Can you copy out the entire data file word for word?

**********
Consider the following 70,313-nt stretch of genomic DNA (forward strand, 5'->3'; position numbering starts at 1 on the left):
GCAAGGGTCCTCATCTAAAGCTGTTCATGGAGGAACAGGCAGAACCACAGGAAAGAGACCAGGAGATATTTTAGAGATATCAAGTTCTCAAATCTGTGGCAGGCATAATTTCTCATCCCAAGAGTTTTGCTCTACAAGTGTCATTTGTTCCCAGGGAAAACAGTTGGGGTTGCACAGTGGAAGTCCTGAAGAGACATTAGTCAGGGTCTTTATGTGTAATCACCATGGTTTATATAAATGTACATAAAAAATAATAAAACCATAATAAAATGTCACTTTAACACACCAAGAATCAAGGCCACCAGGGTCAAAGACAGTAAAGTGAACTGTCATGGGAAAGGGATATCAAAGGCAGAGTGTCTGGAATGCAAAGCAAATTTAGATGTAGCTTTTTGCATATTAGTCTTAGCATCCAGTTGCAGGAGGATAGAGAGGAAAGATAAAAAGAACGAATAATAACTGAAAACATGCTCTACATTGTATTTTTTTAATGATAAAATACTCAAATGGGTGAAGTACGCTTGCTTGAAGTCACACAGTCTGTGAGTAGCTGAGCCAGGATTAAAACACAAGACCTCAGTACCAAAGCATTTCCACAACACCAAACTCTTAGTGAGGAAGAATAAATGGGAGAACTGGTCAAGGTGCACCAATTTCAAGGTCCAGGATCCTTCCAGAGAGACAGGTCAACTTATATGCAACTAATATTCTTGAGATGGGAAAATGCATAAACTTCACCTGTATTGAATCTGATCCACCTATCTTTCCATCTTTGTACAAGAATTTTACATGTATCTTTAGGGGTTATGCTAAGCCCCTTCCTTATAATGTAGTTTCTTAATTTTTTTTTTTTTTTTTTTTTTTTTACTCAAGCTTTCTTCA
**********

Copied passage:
Consider the following 70,313-nt stretch of genomic DNA (forward strand, 5'->3'; position numbering starts at 1 on the left):
GCAAGGGTCCTCATCTAAAGCTGTTCATGGAGGAACAGGCAGAACCACAGGAAAGAGACCAGGAGATATTTTAGAGATATCAAGTTCTCAAATCTGTGGCAGGCATAATTTCTCATCCCAAGAGTTTTGCTCTACAAGTGTCATTTGTTCCCAGGGAAAACAGTTGGGGTTGCACAGTGGAAGTCCTGAAGAGACATTAGTCAGGGTCTTTATGTGTAATCACCATGGTTTATATAAATGTACATAAAAAATAATAAAACCATAATAAAATGTCACTTTAACACACCAAGAATCAAGGCCACCAGGGTCAAAGACAGTAAAGTGAACTGTCATGGGAAAGGGATATCAAAGGCAGAGTGTCTGGAATGCAAAGCAAATTTAGATGTAGCTTTTTGCATATTAGTCTTAGCATCCAGTTGCAGGAGGATAGAGAGGAAAGATAAAAAGAACGAATAATAACTGAAAACATGCTCTACATTGTATTTTTTTAATGATAAAATACTCAAATGGGTGAAGTACGCTTGCTTGAAGTCACACAGTCTGTGAGTAGCTGAGCCAGGATTAAAACACAAGACCTCAGTACCAAAGCATTTCCACAACACCAAACTCTTAGTGAGGAAGAATAAATGGGAGAACTGGTCAAGGTGCACCAATTTCAAGGTCCAGGATCCTTCCAGAGAGACAGGTCAACTTATATGCAACTAATATTCTTGAGATGGGAAAATGCATAAACTTCACCTGTATTGAATCTGATCCACCTATCTTTCCATCTTTGTACAAGAATTTTACATGTATCTTTAGGGGTTATGCTAAGCCCCTTCCTTATAATGTAGTTTCTTAATTTTTTTTTTTTTTTTTTTTTTTTTACTCAAGCTTTCTTCA